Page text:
Printed lifestyle intervention tools have been frequently used for providing interventions and facilitating behavioural modifications in women with GDM [2022]. However, there are few reports about the usefulness of these strategies for women with pregnancy hyperglycaemia.

This descriptive study was nested within a multicentre, randomised controlled trial that commenced in 2008, investigating the effect of dietary and lifestyle advice for women with borderline gestational diabetes [defined as a positive 50 g oral glucose challenge test (OGCT) (1 h venous plasma glucose ≥7.8 mmol/L) followed by a normal 75 g oral glucose tolerance test (OGTT) (fasting venous plasma glucose <5.5 mmol/L and a 2 h glucose <7.8 mmol/L)] (the IDEAL Study) [23]. As outlined in the published study protocol, women between 240 and 346 weeks’ gestation with a singleton pregnancy, classified as having borderline GDM were eligible for the IDEAL Study [23]. Women were randomised into either the ‘Intervention Group’ or the ‘Routine Care Group’ [23]. Those in the Intervention Group had a lifestyle discussion with a dietitian as soon as they enrolled in the study and were given the pregnancy record booklets as part of the study intervention [23]. Women in the Routine Care Group received standard antenatal care with no lifestyle discussion or pregnancy record booklet provided [23].

The present study aimed to assess women’s use of pregnancy record booklets provided to assist their dietary and lifestyle changes; to describe the woman’s diet and exercise goals set during the initial lifestyle discussion; and to describe goals achieved after 1 month.

Methods

Participants and procedure

Women in the IDEAL study Intervention Group who received pregnancy record booklets during their initial lifestyle discussions with a dietitian, were invited to return their pregnancy record booklet after their babies were born. To facilitate booklet return via post, a reply paid envelope was attached to the pregnancy record booklet and women were made aware of it at the initial lifestyle discussion. Women were advised to bring their pregnancy record booklet when attending antenatal appointments and when admitted for childbirth. Women who returned and used their booklets at least once were included in this study.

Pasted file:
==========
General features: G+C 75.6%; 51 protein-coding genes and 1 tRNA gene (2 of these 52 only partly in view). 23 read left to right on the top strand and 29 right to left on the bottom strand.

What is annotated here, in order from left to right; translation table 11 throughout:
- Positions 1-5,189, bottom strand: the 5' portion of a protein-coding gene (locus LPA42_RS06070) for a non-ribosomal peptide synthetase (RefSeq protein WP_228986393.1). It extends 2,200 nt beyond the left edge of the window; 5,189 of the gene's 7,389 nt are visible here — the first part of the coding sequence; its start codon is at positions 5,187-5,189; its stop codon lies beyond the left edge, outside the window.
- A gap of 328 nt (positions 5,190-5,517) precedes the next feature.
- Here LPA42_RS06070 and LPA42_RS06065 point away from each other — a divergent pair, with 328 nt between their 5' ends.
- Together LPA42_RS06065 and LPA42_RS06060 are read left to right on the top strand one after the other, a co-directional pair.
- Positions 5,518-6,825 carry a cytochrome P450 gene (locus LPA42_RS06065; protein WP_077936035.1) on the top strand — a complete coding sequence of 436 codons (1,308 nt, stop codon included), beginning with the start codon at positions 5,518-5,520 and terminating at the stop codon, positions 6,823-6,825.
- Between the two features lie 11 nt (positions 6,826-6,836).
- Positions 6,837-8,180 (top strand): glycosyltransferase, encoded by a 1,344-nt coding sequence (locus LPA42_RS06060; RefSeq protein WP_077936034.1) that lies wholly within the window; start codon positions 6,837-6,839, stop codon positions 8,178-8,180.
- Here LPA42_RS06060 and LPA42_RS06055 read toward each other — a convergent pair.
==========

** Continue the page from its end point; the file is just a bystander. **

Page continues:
The pregnancy record booklet

The pregnancy record booklet was designed for women to record their existing diet and exercise patterns and to set diet and exercise goals for the coming month (see Additional file 1 for sample pages), based on published recommendations and the best available evidence at that time [24, 25]. During the initial lifestyle discussion, the woman’s diet and exercise were reviewed and diet and exercise goals aiming for adequate nutrient intake and optimal glycaemic control were set for the next month. Factors including the woman’s age, pre-pregnancy weight, activity level, current dietary intake and weight gain for the current and any previous pregnancies were considered when advising women about their diet and exercise goals [23].